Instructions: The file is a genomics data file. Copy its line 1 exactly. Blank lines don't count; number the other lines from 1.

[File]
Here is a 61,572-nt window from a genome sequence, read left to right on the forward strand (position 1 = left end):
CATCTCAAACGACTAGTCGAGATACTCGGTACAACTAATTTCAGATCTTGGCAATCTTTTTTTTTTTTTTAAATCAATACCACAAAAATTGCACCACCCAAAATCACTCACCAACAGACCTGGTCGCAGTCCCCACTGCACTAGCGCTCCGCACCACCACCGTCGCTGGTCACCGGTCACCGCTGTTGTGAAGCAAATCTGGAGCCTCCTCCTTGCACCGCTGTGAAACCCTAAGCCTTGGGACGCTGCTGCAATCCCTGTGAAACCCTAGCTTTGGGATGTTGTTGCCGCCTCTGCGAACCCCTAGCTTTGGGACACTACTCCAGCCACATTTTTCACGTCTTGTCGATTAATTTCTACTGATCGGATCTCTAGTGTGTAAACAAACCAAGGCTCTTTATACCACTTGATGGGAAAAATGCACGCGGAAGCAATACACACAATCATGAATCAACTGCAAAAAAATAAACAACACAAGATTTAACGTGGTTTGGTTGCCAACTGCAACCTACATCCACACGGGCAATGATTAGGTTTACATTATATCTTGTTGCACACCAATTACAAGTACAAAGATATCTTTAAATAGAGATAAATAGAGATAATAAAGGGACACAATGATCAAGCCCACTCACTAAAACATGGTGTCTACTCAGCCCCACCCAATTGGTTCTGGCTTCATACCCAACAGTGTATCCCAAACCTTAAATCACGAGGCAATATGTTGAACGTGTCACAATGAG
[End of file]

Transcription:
Here is a 61,572-nt window from a genome sequence, read left to right on the forward strand (position 1 = left end):